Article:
King's College to open sister school in Bangkok
The upcoming campus on Rama III Road promises an elite British education for families that can afford it, writes William Hicks
Wealthy Bangkok parents will be getting yet another choice of private schools for their children next year when King's College International School Bangkok opens in the Ratchada-Rama III area.
The school will bring elite British education to Bangkok as a sister school of King's College Wimbledon in Britain, a school where 25% of students go on to attend Oxford or Cambridge. It appeals to competitive parents aiming to provide the best for their children at high cost, with the hope that it will lead their children to top universities in the US and Britain.
Principal Thomas Banyard says the school is an option for parents thinking internationally.
"Thai parents want the best for their kids and want to open as many doors for them as possible," said Thomas Banyard, principal of King's College Bangkok. "Our school will give students the best opportunity to get into universities in Thailand, but a lot of parents are thinking internationally and want their children to go to the best universities in the world."
In recent years King's College has expanded into Asia with two campuses in China and now one under construction in Bangkok. The college hopes to repeat its successes halfway around the world, while still keeping local culture and language at the core of its curriculum.
"I've been very interested in how international schools take something so successful and put it in such a different context," Mr Banyard said. "Whether you have Thai kids, Chinese kids or British kids, the same things motivate them and they react really well to the style of teaching we have at King's Wimbledon."
The school curriculum is delivered in English and offers Thai and Mandarin as additional languages.
The school is being built on 23 rai of land, with 41,000 square metres of usable space. It is expected to handle about 1,500 students and will include an Olympic-sized pool and a 600-seat auditorium. Management has yet to decide on tuition costs.
The project is a joint venture of King's College and Excellence Education Thailand (XET).
Co-founder Sakorn Suksriwong saw the benefits of British schooling in his own son.
"Seeing the positive development of my own son from a British education, I wanted to make a school here that was one of the best and not too business-focused," said Sakorn Suksriwong, president of XET and co-founder of King's College Bangkok. "There's been a shortage of supply in Bangkok of premium international schools."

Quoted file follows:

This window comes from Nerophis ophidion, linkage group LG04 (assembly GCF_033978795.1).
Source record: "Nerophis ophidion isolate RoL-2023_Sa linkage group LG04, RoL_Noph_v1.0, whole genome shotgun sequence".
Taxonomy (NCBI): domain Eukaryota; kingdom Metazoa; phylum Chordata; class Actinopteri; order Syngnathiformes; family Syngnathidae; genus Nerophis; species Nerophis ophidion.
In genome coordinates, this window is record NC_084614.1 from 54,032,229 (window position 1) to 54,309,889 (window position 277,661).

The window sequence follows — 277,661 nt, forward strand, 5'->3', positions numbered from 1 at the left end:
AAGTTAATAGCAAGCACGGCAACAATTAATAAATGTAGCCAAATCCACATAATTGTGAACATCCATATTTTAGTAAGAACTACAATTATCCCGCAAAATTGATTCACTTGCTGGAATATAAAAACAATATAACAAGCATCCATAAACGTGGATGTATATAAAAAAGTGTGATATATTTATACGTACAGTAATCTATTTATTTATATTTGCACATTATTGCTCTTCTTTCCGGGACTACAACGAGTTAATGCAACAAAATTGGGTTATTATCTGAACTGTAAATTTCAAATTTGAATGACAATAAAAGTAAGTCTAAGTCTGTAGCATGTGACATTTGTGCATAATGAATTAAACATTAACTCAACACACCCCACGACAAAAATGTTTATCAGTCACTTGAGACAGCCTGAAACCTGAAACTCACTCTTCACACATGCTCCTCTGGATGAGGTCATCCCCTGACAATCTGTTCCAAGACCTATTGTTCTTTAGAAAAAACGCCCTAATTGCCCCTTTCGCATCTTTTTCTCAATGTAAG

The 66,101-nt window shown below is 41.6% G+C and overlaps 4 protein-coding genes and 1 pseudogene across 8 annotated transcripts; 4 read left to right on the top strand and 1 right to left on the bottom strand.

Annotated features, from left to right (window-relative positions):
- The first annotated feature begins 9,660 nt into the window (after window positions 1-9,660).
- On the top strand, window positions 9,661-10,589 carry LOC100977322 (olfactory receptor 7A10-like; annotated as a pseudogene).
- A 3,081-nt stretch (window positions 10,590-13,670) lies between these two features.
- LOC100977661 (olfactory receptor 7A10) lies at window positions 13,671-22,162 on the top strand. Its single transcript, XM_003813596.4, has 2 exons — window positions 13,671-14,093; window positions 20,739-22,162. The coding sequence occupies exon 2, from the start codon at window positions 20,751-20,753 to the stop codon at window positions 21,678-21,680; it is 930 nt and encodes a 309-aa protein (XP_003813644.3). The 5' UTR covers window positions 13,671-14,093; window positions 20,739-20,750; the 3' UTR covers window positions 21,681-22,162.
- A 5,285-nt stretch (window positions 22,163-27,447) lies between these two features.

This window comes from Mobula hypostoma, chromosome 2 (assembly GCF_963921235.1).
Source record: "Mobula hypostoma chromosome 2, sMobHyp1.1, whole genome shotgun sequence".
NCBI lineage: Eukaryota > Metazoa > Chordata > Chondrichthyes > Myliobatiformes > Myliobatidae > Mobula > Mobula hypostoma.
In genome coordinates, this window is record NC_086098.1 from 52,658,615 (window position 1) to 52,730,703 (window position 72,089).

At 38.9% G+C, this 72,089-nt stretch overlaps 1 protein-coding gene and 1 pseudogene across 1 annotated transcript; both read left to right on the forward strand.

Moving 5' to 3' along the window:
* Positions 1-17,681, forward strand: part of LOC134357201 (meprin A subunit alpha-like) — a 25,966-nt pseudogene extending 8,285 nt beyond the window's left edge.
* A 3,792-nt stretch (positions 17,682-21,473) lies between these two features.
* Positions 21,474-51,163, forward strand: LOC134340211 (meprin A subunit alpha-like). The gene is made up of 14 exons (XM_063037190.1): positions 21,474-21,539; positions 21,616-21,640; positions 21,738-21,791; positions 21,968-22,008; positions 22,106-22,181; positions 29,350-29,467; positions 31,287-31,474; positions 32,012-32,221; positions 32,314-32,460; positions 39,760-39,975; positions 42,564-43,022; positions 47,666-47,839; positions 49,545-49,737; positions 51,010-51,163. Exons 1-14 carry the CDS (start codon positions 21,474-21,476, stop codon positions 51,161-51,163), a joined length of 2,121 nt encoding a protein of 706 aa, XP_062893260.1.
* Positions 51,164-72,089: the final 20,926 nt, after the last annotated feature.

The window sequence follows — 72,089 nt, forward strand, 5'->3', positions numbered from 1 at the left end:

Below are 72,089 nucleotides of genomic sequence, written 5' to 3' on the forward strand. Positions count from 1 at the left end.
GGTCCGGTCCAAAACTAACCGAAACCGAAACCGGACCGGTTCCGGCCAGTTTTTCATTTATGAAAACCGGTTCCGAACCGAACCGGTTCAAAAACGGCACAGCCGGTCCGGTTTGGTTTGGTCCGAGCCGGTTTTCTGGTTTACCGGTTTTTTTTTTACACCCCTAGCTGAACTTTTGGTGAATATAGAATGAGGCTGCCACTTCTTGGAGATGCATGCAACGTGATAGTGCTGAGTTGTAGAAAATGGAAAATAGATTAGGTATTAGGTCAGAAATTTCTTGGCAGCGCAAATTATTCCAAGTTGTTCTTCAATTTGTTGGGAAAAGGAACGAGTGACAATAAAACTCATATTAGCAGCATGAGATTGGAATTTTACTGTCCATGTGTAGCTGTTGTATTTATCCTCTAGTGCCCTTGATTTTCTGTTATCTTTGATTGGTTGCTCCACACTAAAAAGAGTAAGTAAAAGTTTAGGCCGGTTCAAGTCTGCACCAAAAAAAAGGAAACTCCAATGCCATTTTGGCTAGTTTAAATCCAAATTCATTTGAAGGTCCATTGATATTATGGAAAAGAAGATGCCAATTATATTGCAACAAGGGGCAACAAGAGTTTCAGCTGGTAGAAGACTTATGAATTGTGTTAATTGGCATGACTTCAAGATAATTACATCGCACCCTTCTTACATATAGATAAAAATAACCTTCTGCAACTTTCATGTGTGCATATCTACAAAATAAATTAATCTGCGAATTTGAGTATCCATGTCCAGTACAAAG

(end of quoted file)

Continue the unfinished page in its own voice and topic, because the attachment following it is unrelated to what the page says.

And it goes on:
He said construction of the school is nearly complete and it should open for classes in September 2020, initially accepting 150-200 students the first academic year between the ages of 2 and 9, then gradually building up class sizes and expanding its age range from 2 to 18 over the next few years.
"It's going to be a slow and steady growth to ensure quality," Mr Banyard said. "We have a very understanding group of people working on this, and we will have to see how well things work the first year to see if we can grow bigger quickly."
The King's College curriculum will strongly emphasise "co-curriculars" like drama, sports and art in an effort to develop "well-rounded students", as well as a focus on "pastoral care", where the school promises to stay on top of each student's mental and physical well-being.
While there are plenty of high-end private schools in Bangkok, King's College's greatest competition may be wealthy Thai parents who send their children abroad to study.
"There is no single model to develop children to their full potential," Mr Sakorn said. "Some parents want their kids to study in Thailand until they are developed in the Thai language and then send them abroad, while some families bring their children back to Thailand later for university level. We think there is much more supply than demand in this market."